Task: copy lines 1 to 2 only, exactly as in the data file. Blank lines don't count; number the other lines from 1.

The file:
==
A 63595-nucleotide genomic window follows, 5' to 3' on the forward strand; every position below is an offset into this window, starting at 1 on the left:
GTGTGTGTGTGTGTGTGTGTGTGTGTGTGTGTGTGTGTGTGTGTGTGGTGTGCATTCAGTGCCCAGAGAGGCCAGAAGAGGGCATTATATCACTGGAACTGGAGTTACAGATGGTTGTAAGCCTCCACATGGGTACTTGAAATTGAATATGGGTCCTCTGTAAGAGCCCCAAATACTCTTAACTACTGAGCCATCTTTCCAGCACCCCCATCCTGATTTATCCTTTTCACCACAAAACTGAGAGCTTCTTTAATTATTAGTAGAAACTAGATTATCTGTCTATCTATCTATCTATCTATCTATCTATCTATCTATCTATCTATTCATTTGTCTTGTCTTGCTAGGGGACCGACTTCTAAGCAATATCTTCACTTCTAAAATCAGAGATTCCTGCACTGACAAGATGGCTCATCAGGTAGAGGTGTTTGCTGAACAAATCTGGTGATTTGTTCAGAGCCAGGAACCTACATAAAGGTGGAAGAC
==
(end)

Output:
A 63595-nucleotide genomic window follows, 5' to 3' on the forward strand; every position below is an offset into this window, starting at 1 on the left:
GTGTGTGTGTGTGTGTGTGTGTGTGTGTGTGTGTGTGTGTGTGTGTGGTGTGCATTCAGTGCCCAGAGAGGCCAGAAGAGGGCATTATATCACTGGAACTGGAGTTACAGATGGTTGTAAGCCTCCACATGGGTACTTGAAATTGAATATGGGTCCTCTGTAAGAGCCCCAAATACTCTTAACTACTGAGCCATCTTTCCAGCACCCCCATCCTGATTTATCCTTTTCACCACAAAACTGAGAGCTTCTTTAATTATTAGTAGAAACTAGATTATCTGTCTATCTATCTATCTATCTATCTATCTATCTATCTATCTATCTATTCATTTGTCTTGTCTTGCTAGGGGACCGACTTCTAAGCAATATCTTCACTTCTAAAATCAGAGATTCCTGCACTGACAAGATGGCTCATCAGGTAGAGGTGTTTGCTGAACAAATCTGGTGATTTGTTCAGAGCCAGGAACCTACATAAAGGTGGAAGAC